A startup founded by the creator of Android has laid off about 30% of its staff, according to sources that spoke to Bloomberg News. Andy Rubin started Essential Products in 2015 to create a smartphone with high-end design features that wasn’t associated with a particular operating-system maker. Its first product appeared in mid-2017.
Cuts were particularly deep in hardware and marketing. The company’s Web site indicates it has about 120 employees. A company spokesperson didn’t confirm the extent of layoffs, but said that the decision was difficult for the firm to make and, “We are confident that our sharpened product focus will help us deliver a truly game changing consumer product.”
The firm was Rubin’s first startup after leaving Google in 2014, which had acquired his co-founded firm, Android, in 2005.
Essential’s first phone came out in August 2017, a few weeks later than initially promised. It received mixed reviews, with most critics citing its lower quality and missing features relative to competing smartphones, such as a lack of waterproofing and poor resiliency to damage. The company dropped the price from an initial $699 within weeks to $499, and offered it on Black Monday in November 2017 for $399.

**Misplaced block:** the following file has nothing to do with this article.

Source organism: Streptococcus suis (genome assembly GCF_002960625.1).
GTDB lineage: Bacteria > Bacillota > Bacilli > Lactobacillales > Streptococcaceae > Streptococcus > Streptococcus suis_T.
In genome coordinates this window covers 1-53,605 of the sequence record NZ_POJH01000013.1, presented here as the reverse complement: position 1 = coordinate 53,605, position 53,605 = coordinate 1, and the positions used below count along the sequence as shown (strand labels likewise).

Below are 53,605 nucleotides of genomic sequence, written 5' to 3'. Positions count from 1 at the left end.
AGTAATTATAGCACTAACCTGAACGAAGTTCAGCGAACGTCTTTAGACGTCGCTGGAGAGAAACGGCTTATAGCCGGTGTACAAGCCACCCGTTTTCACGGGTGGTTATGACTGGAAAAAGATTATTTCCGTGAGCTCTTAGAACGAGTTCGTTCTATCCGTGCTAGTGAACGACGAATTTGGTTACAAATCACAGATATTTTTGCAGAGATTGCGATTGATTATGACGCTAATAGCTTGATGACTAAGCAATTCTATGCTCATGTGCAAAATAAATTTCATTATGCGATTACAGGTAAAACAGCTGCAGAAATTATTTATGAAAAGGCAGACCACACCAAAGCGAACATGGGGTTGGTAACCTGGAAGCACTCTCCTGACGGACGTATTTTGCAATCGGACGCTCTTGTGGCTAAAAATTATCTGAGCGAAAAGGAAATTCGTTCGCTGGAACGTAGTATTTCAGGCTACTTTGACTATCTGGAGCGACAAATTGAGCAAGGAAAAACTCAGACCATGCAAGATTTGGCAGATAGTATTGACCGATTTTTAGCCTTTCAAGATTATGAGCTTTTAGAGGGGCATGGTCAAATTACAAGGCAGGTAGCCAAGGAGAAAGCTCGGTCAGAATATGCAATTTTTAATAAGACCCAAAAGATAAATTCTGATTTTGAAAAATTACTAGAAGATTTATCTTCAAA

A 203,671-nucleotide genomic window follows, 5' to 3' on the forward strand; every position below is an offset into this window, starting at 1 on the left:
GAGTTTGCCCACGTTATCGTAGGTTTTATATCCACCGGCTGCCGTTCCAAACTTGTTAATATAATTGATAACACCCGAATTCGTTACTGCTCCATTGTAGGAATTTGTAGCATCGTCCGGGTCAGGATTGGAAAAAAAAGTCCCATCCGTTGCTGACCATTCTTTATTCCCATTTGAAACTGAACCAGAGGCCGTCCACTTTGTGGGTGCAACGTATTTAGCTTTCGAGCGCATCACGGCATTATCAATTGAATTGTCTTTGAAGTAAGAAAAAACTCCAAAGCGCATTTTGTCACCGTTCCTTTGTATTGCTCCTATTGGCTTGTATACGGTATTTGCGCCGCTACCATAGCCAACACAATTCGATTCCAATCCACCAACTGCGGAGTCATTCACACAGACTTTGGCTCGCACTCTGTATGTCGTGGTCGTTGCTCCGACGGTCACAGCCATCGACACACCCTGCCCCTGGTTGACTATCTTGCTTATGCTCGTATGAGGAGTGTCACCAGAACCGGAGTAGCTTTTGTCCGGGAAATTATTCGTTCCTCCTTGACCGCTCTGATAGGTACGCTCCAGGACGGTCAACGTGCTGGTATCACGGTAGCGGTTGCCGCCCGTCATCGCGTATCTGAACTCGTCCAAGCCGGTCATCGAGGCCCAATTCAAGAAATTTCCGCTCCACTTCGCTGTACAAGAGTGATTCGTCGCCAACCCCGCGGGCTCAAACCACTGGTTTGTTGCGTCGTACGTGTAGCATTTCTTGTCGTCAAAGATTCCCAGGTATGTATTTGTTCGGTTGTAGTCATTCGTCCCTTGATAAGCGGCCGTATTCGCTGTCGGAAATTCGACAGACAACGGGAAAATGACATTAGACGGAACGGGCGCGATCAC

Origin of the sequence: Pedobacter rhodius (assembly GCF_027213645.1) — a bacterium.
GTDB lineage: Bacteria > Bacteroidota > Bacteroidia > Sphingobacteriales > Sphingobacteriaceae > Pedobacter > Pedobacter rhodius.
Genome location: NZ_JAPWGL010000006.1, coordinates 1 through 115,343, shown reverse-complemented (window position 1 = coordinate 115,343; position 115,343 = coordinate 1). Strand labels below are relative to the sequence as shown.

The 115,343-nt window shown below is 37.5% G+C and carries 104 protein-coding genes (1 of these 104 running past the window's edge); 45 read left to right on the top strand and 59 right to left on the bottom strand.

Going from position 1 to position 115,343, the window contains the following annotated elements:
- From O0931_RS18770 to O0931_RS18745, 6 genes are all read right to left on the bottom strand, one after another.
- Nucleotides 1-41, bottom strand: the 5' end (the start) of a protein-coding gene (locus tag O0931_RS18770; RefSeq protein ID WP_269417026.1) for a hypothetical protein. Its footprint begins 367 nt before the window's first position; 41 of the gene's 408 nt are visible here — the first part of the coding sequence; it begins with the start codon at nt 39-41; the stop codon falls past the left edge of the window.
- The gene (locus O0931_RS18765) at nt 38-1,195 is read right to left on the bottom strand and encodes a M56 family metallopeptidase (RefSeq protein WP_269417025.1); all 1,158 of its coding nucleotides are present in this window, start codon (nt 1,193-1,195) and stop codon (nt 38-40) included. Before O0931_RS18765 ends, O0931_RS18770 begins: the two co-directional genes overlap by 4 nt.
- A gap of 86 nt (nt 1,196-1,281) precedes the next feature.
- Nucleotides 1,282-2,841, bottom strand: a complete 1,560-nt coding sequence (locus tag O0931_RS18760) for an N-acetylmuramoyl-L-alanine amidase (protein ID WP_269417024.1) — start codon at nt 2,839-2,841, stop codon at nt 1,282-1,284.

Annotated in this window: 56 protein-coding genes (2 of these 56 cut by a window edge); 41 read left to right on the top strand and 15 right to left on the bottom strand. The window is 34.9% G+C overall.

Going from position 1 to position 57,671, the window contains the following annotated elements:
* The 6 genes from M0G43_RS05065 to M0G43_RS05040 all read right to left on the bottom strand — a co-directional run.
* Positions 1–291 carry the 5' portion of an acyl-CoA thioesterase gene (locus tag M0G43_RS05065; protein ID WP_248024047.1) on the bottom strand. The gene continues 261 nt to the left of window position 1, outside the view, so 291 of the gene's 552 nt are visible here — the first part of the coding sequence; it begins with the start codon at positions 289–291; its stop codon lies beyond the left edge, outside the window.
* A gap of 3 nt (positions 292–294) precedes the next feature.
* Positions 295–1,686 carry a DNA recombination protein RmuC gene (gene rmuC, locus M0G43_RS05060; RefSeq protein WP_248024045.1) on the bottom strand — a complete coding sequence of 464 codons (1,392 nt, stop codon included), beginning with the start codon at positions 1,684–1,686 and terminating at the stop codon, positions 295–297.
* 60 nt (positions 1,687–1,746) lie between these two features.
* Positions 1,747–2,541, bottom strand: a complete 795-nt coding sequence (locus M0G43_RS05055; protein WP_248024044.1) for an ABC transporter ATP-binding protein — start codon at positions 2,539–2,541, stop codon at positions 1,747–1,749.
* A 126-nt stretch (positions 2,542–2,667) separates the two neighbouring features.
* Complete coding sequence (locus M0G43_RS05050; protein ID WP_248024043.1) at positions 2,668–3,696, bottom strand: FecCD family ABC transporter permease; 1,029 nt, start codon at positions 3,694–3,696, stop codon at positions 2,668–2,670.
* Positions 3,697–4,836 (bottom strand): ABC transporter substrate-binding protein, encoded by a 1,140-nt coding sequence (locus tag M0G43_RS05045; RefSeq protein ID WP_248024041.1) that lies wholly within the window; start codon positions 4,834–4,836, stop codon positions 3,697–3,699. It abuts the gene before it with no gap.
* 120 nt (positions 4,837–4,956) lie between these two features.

Analyst reports showed the company sold just 5,000 units in the first two weeks of sales, and 88,000 in the first six months. By comparison, over 400 million other smartphones sold in just the last three months of 2017.
The company canceled production of its second smartphone model in May 2018, and shifted to work on other hardware, reportedly including smart speakers. At the time, Rubin said that his company had “multiple products in development,” including mobile and home hardware. The company had a valuation of nearly $1 billion in 2017, and was seeking additional financing earlier this year. It may have been or may remain up for sale. The company didn’t deny reports at the time, and hasn’t provided more detail on its plans since.
Rubin took a short leave of absence from Essential in late 2017 after the tech news site The Information reported on a complaint lodged against him at Google in 2014 that alleged he engaged in a relationship with a subordinate. Rubin said the relationship was consensual and didn’t involve someone who reported to him.